The ABCDE’s of Identifying Melanoma
The best way to beat skin cancer is to prevent it! One in five Americans will develop skin cancer in their lifetime. Though the majority of skin cancers are now highly curable, melanoma, the most serious form, claims one person every hour. Melanoma develops with the uncontrolled growth of pigment-producing cells. It can appear suddenly or develop on an existing mole. Self-examination and dermatologist visits are vital to early detection. But how do you know if something is not right? Follow the ABCDE guidelines below for more information:
- Asymmetry: Is the shape of the lesion symmetrical? With melanoma, one half is usually unlike the other half.
- Border: Is the border irregular? Benign moles typically have smooth, even borders, while cancerous ones are scalloped or poorly defined.
- Color: Is more than one color present? Look for shades of tan, brown, black, varied, or uneven color.
- Diameter: Melanomas are usually greater than six millimeters (about the size of a pencil eraser).
- Evolution: This is the most important factor to consider. By knowing what is normal for you, it’s easier to determine if your mole has changed over time, or looks different from the rest.
If you have noticed any of the above, alert your dermatologist immediately! Since skin cancer is so common, it’s important to be aware of the causes and risk factors, as well as prevention guidelines. Increased risk of melanoma includes the following factors:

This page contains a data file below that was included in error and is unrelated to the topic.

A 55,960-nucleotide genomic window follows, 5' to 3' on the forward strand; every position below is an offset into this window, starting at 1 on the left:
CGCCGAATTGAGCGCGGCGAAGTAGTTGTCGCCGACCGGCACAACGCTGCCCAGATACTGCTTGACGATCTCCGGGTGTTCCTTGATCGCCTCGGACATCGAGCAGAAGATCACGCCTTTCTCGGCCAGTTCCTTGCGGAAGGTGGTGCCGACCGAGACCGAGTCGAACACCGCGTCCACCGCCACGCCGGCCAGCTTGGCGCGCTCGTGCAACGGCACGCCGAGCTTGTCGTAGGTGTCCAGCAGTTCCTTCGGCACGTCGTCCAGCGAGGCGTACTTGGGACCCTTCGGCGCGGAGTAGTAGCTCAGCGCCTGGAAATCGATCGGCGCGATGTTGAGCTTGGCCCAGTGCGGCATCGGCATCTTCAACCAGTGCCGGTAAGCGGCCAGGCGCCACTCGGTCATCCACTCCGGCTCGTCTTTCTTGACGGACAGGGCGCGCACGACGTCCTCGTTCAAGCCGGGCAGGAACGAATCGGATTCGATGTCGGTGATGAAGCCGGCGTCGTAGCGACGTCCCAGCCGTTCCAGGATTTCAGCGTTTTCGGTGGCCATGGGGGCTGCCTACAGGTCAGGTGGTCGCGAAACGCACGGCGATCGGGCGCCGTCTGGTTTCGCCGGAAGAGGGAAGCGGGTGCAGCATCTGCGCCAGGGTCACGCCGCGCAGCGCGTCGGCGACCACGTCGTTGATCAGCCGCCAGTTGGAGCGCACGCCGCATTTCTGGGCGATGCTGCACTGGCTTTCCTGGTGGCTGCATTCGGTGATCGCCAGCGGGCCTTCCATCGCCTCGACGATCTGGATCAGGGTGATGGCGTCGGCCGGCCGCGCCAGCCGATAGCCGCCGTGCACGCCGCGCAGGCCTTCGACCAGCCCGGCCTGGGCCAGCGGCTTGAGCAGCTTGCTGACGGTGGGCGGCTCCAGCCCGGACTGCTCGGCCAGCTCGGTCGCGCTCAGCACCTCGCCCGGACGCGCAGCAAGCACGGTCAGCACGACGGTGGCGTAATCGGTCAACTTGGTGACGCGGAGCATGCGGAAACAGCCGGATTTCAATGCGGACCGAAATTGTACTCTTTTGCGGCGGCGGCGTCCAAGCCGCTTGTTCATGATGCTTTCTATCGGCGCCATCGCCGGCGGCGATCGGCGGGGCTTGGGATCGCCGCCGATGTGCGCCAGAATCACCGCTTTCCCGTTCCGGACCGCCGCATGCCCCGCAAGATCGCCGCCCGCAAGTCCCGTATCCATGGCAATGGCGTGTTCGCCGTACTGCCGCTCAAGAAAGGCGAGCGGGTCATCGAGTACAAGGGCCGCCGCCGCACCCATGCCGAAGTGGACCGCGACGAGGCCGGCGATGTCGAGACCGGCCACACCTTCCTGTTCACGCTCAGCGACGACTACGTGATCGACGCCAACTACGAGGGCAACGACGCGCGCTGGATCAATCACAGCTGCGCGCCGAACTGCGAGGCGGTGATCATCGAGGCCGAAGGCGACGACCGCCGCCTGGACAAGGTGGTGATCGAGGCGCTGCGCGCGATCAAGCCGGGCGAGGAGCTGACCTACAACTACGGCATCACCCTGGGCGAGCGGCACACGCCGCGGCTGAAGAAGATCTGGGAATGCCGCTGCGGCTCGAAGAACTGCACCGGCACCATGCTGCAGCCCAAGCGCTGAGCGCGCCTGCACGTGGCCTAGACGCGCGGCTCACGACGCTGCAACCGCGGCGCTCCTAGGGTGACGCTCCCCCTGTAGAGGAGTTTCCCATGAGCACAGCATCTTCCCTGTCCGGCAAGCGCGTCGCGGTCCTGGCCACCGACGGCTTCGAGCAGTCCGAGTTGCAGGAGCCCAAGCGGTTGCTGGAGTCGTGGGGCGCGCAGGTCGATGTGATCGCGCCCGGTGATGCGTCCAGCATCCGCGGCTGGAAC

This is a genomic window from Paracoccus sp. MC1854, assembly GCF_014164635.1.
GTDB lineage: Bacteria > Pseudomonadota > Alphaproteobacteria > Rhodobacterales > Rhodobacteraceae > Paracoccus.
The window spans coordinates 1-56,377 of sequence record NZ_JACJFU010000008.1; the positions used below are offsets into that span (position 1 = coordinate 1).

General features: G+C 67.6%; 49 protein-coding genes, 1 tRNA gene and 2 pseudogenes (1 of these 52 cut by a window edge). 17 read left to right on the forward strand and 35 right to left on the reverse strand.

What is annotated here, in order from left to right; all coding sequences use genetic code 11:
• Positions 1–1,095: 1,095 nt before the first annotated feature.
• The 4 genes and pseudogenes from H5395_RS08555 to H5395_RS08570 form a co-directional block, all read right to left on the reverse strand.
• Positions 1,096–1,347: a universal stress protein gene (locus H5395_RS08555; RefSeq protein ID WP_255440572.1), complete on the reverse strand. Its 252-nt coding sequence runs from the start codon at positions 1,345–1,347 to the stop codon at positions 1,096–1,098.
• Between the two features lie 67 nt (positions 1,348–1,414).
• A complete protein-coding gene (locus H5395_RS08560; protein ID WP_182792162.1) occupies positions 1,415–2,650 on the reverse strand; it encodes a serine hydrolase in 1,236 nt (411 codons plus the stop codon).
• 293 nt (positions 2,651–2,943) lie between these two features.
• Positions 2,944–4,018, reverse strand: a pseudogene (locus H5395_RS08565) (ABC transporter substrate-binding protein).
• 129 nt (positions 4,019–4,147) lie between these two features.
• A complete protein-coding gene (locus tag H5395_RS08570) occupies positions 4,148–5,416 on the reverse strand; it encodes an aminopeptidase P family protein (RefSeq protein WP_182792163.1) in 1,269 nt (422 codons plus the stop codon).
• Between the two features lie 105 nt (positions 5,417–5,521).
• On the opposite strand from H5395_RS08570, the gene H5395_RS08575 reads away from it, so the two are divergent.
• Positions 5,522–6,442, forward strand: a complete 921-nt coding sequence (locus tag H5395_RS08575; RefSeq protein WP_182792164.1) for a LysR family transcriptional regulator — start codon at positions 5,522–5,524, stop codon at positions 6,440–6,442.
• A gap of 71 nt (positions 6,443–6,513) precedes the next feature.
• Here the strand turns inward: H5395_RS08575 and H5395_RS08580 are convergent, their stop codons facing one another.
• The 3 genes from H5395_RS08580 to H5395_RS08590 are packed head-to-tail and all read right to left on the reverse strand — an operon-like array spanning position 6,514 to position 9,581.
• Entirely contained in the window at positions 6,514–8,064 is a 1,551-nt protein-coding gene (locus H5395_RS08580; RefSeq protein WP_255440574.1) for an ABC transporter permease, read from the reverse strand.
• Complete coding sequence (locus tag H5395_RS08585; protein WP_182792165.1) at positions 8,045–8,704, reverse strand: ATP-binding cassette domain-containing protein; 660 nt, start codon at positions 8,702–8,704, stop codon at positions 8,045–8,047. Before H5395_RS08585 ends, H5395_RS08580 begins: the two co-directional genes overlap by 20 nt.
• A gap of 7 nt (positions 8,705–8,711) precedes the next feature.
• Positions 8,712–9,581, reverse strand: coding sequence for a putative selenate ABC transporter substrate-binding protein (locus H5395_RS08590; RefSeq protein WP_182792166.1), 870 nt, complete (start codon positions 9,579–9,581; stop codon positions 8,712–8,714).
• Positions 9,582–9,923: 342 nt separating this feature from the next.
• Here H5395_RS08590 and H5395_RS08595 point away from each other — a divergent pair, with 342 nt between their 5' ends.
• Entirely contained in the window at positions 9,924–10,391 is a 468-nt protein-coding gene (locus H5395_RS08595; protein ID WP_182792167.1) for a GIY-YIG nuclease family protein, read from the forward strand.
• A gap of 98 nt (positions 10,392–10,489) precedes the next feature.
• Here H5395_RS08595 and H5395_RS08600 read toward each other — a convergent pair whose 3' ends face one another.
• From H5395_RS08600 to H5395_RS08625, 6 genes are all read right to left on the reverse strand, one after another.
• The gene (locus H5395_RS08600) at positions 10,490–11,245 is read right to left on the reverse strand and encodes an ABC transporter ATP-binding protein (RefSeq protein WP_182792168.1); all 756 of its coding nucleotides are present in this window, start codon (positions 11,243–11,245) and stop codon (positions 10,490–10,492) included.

- UV Exposure: Both UVA and UVB rays are dangerous to the skin, and can trigger skin cancer. Exposure to sunlight is not the only concern, as tanning bed use also raises your risk.
- Moles: Most moles are normal, but it’s important to watch for unusual ones. The more moles you have, the greater your risk for melanoma.
- Skin Type: Fair-skinned people are at a disadvantage here, as they have an increased risk for all skin cancers.
- Personal and Family History: If you’ve been diagnosed with skin cancer before, there’s a higher likelihood of getting it again. Genetics also play a large role. About 10% of patients diagnosed also have a family member with a history of melanoma.
- Weakened Immune System: People with compromised immune systems (like organ transplant patients) can have an increased risk of melanoma.